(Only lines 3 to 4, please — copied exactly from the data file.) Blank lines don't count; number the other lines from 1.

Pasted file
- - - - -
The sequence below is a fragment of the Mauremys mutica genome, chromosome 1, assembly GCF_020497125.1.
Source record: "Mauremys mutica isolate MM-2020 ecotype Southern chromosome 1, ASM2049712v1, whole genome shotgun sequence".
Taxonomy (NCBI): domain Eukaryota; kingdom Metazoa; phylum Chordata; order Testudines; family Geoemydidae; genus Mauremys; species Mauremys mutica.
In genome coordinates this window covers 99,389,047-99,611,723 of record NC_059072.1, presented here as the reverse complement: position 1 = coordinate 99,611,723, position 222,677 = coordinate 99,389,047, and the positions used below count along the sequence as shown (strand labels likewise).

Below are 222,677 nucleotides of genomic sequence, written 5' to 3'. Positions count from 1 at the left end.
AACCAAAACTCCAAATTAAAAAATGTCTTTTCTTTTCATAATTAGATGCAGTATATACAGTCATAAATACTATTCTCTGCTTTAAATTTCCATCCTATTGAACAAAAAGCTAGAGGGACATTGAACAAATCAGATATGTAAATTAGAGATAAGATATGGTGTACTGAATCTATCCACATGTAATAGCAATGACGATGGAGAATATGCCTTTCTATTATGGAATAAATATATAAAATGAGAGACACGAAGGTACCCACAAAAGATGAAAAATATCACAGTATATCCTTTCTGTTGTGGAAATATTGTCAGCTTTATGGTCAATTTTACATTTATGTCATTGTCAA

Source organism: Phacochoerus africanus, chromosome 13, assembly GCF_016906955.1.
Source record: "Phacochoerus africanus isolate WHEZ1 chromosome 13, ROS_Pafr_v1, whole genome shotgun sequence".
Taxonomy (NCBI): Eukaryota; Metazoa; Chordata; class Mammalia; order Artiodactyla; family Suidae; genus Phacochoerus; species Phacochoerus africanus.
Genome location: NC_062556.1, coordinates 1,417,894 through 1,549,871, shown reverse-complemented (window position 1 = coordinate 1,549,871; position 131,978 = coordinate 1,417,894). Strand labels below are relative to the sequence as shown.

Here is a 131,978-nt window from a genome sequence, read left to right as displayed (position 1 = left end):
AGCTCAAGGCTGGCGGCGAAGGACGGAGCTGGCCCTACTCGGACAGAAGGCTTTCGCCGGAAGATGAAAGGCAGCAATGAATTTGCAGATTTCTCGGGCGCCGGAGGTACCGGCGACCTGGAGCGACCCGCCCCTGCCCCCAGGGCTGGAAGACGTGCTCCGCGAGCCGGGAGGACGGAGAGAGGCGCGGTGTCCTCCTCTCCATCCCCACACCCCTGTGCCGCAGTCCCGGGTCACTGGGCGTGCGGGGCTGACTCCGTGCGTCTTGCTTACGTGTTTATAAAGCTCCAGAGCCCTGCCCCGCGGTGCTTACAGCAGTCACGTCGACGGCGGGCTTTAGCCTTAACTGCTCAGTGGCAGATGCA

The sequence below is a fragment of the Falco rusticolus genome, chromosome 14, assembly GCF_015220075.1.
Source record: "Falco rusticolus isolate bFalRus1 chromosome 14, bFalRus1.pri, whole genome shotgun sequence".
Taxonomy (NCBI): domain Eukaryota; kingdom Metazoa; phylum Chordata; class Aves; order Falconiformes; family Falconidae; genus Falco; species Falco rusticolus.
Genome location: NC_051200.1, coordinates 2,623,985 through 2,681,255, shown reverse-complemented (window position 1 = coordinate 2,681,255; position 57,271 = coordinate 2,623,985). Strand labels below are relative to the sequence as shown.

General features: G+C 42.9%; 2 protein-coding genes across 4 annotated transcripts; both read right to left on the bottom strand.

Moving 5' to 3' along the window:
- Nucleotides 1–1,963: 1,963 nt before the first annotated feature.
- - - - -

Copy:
Taxonomy (NCBI): domain Eukaryota; kingdom Metazoa; phylum Chordata; order Testudines; family Geoemydidae; genus Mauremys; species Mauremys mutica.
In genome coordinates this window covers 99,389,047-99,611,723 of record NC_059072.1, presented here as the reverse complement: position 1 = coordinate 99,611,723, position 222,677 = coordinate 99,389,047, and the positions used below count along the sequence as shown (strand labels likewise).